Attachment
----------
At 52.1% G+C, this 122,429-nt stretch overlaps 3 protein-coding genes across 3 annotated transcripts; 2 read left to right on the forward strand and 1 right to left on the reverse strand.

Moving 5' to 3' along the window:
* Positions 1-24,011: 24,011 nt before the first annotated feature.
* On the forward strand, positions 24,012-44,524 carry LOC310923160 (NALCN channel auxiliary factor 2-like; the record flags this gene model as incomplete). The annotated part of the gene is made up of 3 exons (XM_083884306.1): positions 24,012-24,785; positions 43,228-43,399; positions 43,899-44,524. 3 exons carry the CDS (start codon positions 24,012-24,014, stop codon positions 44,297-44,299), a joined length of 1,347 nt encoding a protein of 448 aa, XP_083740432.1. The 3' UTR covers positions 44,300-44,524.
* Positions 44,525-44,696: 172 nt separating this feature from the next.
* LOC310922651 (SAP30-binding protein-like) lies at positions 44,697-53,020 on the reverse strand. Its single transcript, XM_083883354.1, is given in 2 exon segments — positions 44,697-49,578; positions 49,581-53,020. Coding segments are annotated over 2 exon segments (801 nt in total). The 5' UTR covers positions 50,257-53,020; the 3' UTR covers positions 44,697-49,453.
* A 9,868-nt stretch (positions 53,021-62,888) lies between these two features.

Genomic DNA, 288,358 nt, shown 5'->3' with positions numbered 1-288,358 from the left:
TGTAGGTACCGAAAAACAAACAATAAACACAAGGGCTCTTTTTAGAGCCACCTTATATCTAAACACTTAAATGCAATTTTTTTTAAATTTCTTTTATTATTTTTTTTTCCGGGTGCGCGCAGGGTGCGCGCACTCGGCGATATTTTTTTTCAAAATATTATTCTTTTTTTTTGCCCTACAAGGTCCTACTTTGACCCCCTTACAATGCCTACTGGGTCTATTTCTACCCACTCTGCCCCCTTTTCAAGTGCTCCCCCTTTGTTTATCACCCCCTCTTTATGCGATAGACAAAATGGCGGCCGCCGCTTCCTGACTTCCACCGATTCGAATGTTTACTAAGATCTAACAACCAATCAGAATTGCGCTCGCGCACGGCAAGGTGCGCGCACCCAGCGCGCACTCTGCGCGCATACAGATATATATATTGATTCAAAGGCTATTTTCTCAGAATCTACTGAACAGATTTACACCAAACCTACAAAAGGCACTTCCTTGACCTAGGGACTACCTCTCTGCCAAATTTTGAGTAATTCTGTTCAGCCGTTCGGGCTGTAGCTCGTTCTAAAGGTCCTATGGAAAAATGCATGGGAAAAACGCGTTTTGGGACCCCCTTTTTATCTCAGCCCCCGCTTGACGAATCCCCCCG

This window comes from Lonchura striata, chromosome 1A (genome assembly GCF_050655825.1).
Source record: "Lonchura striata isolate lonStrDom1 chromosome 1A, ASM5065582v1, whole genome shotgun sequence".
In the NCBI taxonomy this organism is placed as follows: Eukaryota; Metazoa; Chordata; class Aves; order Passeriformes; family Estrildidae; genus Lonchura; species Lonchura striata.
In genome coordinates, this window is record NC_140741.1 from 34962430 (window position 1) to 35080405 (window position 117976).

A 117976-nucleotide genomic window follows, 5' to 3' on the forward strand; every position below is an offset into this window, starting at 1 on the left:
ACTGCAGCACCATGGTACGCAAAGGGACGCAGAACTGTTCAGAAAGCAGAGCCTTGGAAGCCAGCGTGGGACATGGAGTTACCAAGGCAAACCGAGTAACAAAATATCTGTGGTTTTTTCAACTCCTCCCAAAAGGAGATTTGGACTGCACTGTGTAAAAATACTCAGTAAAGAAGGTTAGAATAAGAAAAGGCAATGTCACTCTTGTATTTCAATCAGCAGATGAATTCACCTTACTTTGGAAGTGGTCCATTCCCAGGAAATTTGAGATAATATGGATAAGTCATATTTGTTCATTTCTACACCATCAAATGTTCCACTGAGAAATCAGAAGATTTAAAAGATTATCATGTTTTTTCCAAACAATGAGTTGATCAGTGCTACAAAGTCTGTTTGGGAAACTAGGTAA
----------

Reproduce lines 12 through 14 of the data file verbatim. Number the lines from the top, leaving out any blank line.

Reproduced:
In the NCBI taxonomy this organism is placed as follows: Eukaryota; Metazoa; Chordata; class Aves; order Passeriformes; family Estrildidae; genus Lonchura; species Lonchura striata.
In genome coordinates, this window is record NC_140741.1 from 34962430 (window position 1) to 35080405 (window position 117976).

A 117976-nucleotide genomic window follows, 5' to 3' on the forward strand; every position below is an offset into this window, starting at 1 on the left: